Both turn up on this list from Patrick Collision of resources about research labs (which makes sense as I think he basically drove the charge for getting the Dream Machine back intro print?).

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I finally finished this book and can speak about it freely. What a fantastic history. This must be the next great American musical (You hear that, Lin-Manuel? Stop gallivanting around with empty calories and follow up Hamilton, son!)

My main takeaway was that the revolution was brought to us by an academic and a change agent who moved people and money just so to make. things. happen. This is the inspiration I needed in my life. I may not be a genius personally, but I can find and enable them, and thus I shall move mountains.

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One of the things I loved and really made an impact on my thoughts was the non-linear nature of the spread of ideas. The book mentions things that popped up early on and were very interesting to folks, but ultimately didn’t amount to large scale change, and then later they come up again and become successful. The same thing is mirrored in how individuals turn up in the book. I kept having to flip back through to figure out where a name was actually mentioned for the first time, and put two and two together.

A book similar to The Dream Machine:

It is a widespread history, going from Charles Babbage, Ada Lovelace, and George Boole to people like Licklider, Douglas Engelbart, and Alan Kay. Having that wide range gives much needed perspective to the computing revolution. I think the author calls it retrospective futurism, which I think is a great phrase for it.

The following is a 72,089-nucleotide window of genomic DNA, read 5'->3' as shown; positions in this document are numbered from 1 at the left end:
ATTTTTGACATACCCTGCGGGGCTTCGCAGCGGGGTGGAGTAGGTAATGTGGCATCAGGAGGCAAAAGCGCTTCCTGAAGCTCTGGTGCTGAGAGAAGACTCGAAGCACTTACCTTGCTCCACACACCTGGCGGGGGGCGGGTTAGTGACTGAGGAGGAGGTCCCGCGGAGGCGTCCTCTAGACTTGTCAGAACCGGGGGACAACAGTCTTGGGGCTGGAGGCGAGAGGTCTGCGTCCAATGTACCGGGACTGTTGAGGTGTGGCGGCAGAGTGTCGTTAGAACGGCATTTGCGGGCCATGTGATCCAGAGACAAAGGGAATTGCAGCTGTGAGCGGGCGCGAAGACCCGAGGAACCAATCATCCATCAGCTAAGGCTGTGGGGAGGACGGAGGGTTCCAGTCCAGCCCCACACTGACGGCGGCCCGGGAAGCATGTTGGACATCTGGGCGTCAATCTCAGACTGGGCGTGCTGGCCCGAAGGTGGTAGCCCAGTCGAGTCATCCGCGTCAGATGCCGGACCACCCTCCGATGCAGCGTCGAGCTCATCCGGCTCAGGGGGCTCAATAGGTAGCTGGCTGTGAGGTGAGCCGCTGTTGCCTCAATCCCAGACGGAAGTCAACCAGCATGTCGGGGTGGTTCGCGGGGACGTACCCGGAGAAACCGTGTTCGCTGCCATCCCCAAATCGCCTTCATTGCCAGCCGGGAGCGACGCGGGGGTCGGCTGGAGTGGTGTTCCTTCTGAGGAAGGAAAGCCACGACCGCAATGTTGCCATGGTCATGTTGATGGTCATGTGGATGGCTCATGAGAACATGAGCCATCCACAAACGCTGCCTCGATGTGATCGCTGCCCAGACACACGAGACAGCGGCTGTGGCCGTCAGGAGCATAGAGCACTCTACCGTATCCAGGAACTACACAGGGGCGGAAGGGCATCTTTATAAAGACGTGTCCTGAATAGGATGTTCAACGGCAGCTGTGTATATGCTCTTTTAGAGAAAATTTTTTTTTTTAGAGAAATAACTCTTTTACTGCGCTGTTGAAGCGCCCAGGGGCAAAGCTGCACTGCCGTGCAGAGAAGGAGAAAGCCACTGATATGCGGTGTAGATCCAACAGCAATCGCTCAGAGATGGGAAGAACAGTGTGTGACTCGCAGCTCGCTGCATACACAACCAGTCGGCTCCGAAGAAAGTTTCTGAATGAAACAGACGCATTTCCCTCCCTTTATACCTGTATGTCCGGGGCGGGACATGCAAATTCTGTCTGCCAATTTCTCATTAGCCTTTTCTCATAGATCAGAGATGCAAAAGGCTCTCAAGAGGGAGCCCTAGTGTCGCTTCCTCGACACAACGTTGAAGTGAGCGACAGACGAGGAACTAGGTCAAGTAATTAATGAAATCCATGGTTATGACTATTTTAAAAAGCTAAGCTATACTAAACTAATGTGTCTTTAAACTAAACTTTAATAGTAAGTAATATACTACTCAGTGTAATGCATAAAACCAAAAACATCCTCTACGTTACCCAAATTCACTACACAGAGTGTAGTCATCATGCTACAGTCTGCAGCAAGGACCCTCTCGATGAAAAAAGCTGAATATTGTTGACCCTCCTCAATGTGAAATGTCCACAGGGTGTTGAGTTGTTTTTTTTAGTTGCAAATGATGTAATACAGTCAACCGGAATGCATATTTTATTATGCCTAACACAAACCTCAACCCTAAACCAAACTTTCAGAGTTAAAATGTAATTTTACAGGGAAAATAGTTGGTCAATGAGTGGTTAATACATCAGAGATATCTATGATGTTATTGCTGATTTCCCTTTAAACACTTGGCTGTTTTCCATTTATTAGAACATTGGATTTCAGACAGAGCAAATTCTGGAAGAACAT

Oooh this seems awesome. I don’t know if you’ve seen this essay: on the same subject, it’s awesome.

Generally the “tools for thought” lens is a really useful way to view the trajectory of technology for me and especially the most transformative ones.

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Ah I haven’t read that yet! Seems like an extension of Andy’s thinking in Why Books Don’t Work so I will make sure to give it a look. Thanks for the recommendation @jaredpereira!

And I wholeheartedly agree. Even “Tools for thought” is a tool for thought if you think about it! Makes me wonder how even that concept advanced over time.


Not sure if it’s considered bad form to revive an old topic but just found this thread and love the recommendations. I would also add:


As books I’ve read that feel similar in vain and I highly recommend! If you were to pick one of them, Dealer’s of Lightning is a wonderful book about Xerox PARC that I think anyone who enjoyed The Dream Machine would find interesting.

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Nice, sure revive away, always fun to get some new book recs!

Another one I recently read and enjoyed, gets into the organizational as well as technical complexity of large-scale infrastructure projects:

Ooh and on the organizational complexity front and related to The Dream Machine, I reallly enjoyed:

Especially the section digging into current DARPA-likes!